Consistency of long-term outcome of acute Rockwood grade III acromioclavicular joint separations after K-wire transfixation

Bernd A Leidel, Volker Braunstein, Chlodwig Kirchhoff, Susann Pilotto, Wolf Mutschler, Peter Biberthaler
Journal of Trauma 2009, 66 (6): 1666-71

BACKGROUND: Surgical approach to acute Rockwood grade III acromioclavicular (AC) joint injuries demands satisfying and reliable treatment results of shoulder function in the long term. This study investigates the operative outcome of acute grade III AC joint separations after temporary K-wire transfixation of the AC joint over the years. We hypothesize, that the well-established temporary articular transfixation of acute Rockwood grade III AC joint dislocations with K-wires provides good and consistent functional outcome at long term.

METHODS: Seventy patients who underwent temporary articular transfixation of the AC joint followed by a standardized rehabilitation program and early physiotherapeutic exercising were divided into three follow-up cohorts. The treatment results were investigated 1 to 2 years (short-term, group A, n = 18), 3 to 5 years (mid-term, group B, n = 33), and 6 to 10 years (long-term, group C, n = 19) after surgical procedure. The outcome was measured using a standardized functional patient questionnaire including Constant score, ASES rating scale, SPADI, and XSMFA-D score. The results given in average and mean +/- SD were compared between the three cohorts by calculating the Kruskal-Wallis one way analysis for variance on ranks.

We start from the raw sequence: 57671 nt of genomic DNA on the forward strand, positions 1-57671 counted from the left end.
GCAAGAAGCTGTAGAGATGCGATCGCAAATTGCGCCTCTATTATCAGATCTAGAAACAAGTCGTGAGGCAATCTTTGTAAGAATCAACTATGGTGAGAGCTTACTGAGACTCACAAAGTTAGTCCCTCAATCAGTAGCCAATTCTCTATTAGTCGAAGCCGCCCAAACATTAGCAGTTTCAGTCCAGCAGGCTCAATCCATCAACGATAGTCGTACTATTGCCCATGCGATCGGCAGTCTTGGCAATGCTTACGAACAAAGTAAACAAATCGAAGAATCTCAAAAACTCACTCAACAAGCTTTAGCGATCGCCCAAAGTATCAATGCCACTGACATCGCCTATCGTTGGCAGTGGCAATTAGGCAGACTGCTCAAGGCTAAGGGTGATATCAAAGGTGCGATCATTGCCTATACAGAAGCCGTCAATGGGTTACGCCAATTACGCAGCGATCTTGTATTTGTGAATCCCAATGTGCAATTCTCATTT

RESULTS: Average patient age at time of surgical therapy was 37 (+/-11) years without significant difference between the three cohorts. Independent of follow-up period all patients demonstrated good functional treatment results in the long run expressed by an over all Constant score of 88 (+/-10) points, ASES rating scale of 29 (+/-3) points, SPADI of 3 (+/-9) points, XSMFA-D function score of 13 (+/-2) points, and XSMFA-D impairment score of 4 (+/-1) points, respectively. The comparison of the three follow-up groups proved no significant differences in outcome over a maximum follow-up period of up to 10 years. However, the longer the follow-up period, the tendency of the promising treatment outcome becomes more stable.

CONCLUSIONS: Temporary K-wires fixation of acute Rockwood grade III AC joint separations enable good long-term results in shoulder function. The achieved functional outcome parameters reveal a high consistency in the long run over the years.

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